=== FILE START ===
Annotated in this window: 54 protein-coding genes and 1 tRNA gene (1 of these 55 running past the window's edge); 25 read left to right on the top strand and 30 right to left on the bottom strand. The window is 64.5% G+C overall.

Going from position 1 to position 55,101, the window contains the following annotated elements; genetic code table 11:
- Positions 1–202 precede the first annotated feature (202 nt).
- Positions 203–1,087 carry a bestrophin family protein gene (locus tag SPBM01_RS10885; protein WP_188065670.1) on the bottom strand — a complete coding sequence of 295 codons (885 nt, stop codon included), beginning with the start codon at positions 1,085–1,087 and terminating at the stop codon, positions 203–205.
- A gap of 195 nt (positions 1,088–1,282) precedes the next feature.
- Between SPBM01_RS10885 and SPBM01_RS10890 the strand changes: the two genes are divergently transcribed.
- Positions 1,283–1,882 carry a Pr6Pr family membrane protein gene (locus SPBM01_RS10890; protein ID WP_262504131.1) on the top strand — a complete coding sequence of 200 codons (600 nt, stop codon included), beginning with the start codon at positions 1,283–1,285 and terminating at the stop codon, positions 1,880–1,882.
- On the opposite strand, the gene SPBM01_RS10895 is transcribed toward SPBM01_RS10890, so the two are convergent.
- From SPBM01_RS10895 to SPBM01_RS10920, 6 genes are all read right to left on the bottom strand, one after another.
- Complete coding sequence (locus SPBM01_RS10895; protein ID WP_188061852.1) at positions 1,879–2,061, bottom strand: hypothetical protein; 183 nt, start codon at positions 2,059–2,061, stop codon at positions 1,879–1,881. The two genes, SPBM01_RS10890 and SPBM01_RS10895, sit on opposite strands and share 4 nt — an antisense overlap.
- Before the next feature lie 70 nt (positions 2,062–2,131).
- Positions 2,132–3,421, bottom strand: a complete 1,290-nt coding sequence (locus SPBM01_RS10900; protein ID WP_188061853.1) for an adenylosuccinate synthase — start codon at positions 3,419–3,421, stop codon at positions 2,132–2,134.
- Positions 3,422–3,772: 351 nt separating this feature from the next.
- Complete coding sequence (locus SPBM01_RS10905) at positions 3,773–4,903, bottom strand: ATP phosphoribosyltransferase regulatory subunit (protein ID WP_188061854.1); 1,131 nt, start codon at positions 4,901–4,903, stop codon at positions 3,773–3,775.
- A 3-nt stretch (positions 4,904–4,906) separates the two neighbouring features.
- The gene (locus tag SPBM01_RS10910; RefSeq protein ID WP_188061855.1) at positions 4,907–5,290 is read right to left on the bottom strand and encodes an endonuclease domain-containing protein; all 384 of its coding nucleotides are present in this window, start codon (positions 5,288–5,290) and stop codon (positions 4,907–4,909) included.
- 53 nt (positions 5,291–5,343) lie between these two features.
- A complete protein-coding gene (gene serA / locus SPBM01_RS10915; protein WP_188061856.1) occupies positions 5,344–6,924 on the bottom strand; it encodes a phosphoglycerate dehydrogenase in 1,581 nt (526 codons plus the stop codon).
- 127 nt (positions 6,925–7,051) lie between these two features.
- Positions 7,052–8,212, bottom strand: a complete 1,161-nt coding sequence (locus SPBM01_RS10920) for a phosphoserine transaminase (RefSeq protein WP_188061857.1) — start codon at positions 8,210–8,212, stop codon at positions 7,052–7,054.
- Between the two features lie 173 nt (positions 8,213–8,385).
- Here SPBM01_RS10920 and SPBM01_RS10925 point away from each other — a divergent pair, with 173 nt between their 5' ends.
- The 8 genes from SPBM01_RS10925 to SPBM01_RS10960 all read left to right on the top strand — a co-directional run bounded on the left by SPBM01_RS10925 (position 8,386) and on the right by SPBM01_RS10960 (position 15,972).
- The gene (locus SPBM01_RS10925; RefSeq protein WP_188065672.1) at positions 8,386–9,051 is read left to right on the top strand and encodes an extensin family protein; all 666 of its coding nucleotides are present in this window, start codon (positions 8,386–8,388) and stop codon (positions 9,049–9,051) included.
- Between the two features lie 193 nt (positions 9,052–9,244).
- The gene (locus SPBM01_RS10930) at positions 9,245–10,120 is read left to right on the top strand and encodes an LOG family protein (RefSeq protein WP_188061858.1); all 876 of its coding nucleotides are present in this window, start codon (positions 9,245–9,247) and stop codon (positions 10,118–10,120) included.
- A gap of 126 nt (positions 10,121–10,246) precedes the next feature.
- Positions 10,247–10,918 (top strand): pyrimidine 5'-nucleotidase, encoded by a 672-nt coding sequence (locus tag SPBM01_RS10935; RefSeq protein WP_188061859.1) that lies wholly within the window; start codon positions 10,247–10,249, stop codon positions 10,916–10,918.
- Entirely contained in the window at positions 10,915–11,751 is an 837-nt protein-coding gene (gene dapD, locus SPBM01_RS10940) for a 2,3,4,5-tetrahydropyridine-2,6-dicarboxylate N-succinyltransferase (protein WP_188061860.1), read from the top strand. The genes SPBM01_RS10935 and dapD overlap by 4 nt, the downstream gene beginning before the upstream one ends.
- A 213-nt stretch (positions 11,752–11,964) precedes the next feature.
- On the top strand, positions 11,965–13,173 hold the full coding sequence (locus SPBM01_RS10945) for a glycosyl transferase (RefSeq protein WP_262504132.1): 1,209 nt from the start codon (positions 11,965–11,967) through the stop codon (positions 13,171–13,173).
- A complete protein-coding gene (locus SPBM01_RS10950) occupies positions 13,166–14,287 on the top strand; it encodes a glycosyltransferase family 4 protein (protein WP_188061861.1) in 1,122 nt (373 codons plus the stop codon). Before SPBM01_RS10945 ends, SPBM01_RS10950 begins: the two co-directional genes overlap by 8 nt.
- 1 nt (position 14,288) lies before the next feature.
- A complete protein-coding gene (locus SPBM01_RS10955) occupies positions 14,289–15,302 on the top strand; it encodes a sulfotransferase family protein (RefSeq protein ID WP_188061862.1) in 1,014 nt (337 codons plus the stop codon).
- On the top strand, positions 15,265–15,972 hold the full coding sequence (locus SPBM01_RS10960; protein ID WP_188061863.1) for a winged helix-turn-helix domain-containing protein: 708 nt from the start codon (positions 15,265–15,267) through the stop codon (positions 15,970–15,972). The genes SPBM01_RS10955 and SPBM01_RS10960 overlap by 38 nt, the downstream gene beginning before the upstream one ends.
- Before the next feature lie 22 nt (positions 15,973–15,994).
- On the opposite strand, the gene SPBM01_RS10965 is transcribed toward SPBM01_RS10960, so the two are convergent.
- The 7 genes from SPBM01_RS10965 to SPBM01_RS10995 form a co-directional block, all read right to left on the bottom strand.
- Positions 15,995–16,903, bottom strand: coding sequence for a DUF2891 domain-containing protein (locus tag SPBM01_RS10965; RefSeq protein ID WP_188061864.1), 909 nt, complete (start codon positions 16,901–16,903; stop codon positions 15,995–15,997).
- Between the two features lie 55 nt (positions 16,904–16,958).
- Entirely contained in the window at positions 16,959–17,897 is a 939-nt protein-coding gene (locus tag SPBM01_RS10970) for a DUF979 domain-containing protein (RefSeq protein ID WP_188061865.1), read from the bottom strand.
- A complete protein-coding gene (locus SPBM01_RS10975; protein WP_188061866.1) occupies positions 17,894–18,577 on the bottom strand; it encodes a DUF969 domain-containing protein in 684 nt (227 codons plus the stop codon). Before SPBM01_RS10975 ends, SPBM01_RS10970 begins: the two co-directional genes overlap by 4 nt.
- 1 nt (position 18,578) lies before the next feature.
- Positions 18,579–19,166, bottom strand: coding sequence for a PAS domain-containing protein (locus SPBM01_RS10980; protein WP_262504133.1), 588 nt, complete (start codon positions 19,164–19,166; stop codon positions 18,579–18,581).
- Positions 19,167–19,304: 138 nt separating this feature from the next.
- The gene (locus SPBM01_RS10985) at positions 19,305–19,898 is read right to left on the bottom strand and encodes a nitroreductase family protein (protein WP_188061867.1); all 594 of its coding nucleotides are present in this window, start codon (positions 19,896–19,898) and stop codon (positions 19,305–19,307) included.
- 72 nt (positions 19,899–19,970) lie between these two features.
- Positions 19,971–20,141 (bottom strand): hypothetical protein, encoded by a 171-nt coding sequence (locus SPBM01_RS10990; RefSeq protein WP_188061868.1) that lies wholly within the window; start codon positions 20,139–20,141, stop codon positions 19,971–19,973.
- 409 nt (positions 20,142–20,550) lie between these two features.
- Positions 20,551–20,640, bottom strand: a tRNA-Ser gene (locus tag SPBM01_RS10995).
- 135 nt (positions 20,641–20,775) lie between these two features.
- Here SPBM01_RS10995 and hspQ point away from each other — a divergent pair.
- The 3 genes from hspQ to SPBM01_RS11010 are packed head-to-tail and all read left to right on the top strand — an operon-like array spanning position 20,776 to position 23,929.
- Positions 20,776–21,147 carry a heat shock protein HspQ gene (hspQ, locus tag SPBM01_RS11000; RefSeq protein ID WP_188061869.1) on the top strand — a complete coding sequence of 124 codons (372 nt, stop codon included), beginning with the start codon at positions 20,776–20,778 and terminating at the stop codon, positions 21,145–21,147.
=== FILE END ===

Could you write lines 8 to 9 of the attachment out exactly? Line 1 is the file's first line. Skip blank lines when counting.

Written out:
- On the opposite strand, the gene SPBM01_RS10895 is transcribed toward SPBM01_RS10890, so the two are convergent.
- From SPBM01_RS10895 to SPBM01_RS10920, 6 genes are all read right to left on the bottom strand, one after another.